Following a surprise election campaign pledge to reintroduce National Service for 18 years olds, the RNLI says it would need to "consider carefully what any involvement in a scheme which mandated volunteering might look like"

UK National Service was abolished in 1960, though periods of deferred service still had to be completed until 1963.

Now, as part of its General Election campaign pledge, the Conservative Party is proposing making it mandatory for 18-year-olds.

Two options for UK National Service are being put forward: military training or community volunteering where participants would spend one weekend a month – 25 days over a 12-month period – volunteering with organisations such as the RNLI, the NHS, fire and ambulance service.

The RNLI relies predominantly on volunteers to run its lifesaving service.

RNLI crew undergoing training

Regular training is required for the volunteer RNLI crew. Credit: Graham Snook/YM

Currently, over 5,700 lifeboat crew, over 4,000 shore crew and 119 lifeguards freely give up their time to keep people safe around the UK coastline and at sea.

Lifeboat crews and station volunteers need to be able to respond immediately to any emergency at sea.

Crews also train together every week, at sea and ashore, covering everything from boat handling, search and rescue, navigation, radio communication and casualty care.

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Asked to comment on the UK National Service proposal, the RNLI’s chief executive, Mark Dowie said while the charity supports volunteering initiatives, mandated volunteering would need careful consideration.

“We are supportive of initiatives that encourage more young people to consider volunteering for the RNLI and other charities but would need to consider carefully what any involvement in a scheme which mandated volunteering might look like, and it would take some time for us to work through the detail,” he said.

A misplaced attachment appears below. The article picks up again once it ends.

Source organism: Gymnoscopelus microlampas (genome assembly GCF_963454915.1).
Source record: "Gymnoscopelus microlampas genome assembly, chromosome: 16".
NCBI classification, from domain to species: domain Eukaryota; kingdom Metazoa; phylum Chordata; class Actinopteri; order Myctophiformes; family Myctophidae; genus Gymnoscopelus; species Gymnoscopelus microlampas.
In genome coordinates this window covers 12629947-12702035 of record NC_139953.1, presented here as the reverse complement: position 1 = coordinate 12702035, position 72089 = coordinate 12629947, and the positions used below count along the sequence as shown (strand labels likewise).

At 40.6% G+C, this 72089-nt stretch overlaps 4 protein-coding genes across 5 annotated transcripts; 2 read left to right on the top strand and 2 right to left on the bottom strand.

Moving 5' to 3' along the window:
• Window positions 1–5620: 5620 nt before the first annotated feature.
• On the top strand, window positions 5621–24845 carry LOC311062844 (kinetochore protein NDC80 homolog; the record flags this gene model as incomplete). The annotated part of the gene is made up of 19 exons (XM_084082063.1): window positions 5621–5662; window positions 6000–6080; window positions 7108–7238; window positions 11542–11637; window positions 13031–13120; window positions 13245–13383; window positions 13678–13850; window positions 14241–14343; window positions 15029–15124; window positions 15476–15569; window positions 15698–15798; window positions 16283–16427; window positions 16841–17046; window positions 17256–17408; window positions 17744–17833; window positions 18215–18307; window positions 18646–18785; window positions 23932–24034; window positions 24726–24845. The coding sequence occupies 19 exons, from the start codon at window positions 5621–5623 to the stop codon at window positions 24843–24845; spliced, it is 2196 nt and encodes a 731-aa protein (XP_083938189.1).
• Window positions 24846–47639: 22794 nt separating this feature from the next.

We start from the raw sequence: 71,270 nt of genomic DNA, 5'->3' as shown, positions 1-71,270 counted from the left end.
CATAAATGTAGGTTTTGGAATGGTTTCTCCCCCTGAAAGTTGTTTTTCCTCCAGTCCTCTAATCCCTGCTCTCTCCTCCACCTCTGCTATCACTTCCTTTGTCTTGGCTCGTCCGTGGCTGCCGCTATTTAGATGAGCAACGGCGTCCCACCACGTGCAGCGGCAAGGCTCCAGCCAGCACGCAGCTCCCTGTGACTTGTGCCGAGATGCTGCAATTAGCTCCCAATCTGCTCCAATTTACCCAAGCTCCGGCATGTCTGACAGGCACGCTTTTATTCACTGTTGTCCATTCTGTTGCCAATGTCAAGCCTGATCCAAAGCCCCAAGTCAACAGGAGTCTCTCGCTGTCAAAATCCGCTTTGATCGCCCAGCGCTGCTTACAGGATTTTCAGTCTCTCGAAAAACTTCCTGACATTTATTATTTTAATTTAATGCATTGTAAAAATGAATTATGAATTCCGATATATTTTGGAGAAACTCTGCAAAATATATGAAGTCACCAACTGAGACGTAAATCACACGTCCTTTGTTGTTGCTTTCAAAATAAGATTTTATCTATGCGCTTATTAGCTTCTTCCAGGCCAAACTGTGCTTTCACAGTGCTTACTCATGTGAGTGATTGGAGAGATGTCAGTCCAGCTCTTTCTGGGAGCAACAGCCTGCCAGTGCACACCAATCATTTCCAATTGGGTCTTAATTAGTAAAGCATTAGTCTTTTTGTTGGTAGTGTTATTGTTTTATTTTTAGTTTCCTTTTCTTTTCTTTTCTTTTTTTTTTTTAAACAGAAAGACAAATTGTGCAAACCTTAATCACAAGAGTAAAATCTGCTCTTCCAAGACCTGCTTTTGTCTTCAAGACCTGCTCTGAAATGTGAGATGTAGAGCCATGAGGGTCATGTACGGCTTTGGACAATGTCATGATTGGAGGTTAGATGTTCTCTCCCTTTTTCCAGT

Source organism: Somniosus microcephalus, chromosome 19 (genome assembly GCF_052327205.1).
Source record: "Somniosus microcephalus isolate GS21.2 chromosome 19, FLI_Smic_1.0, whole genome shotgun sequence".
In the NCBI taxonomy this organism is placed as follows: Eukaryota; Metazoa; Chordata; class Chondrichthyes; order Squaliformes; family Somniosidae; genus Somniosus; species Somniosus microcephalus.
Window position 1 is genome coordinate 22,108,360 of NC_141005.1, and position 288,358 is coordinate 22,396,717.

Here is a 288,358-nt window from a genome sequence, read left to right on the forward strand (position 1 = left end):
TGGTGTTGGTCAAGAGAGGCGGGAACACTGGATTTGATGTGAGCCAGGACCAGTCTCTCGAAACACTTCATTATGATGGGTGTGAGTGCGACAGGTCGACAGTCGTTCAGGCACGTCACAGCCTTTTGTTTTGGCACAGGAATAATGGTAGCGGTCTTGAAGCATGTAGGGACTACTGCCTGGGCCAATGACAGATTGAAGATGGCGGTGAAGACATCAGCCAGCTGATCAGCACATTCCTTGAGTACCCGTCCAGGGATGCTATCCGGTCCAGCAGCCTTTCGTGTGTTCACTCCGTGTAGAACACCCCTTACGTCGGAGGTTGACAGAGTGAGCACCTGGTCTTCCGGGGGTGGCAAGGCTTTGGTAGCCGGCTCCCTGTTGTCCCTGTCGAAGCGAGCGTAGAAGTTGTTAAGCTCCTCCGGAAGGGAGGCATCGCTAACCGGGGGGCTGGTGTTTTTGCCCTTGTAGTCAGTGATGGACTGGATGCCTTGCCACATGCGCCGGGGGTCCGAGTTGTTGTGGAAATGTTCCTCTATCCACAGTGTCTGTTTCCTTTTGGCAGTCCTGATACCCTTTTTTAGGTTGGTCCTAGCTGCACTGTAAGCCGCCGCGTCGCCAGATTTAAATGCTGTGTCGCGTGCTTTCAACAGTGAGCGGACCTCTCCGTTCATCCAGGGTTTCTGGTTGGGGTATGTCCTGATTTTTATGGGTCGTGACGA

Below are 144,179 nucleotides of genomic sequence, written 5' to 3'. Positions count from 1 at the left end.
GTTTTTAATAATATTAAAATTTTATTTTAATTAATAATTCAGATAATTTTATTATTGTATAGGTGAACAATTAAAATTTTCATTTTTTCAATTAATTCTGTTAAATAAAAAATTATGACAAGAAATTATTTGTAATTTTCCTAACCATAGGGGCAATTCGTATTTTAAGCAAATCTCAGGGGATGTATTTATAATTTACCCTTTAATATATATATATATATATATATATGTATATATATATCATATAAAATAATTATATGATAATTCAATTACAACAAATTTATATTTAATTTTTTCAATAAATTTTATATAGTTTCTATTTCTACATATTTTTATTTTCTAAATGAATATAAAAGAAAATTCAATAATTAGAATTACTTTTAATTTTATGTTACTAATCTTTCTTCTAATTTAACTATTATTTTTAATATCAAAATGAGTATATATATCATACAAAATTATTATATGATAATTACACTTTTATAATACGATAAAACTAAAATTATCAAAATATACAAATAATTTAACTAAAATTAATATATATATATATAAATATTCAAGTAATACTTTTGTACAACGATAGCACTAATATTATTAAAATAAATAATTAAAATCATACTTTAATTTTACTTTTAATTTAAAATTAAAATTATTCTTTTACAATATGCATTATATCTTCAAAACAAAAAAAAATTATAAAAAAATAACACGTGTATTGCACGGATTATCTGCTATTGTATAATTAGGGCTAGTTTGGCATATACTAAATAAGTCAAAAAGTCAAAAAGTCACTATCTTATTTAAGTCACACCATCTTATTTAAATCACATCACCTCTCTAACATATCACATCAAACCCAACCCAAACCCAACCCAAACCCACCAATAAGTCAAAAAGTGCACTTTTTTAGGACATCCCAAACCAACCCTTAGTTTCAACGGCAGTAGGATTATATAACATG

Dowie said over the last 200 years, the RNLI knew the value of young people, who “have great amounts of energy and commitment to volunteer.”

“Hundreds of young people are currently playing a part in our lifesaving mission, as volunteer crew on our lifeboats, lifeguards on busy beaches and fundraisers. We commemorate our 200th anniversary this year and one of our key objectives is to inspire a future generation of lifesavers,” said Dowie.

Three men who volunteer for the rNLI in a rib

In 2002, the RNLI set up the first lifeboat service on the River Thames. Tower is one of the busiest stations in the UK

2024 marks the 200th anniversary of the RNLI, which was formed on 4 March 1924.

Initially called The Royal National Institution for the Preservation of Life from Shipwreck, the name was changed to the Royal National Lifeboat Institution  – or RNLI for short – in 1854.

RNLI volunteers have saved 146,277 lives over two centuries of lifesaving work.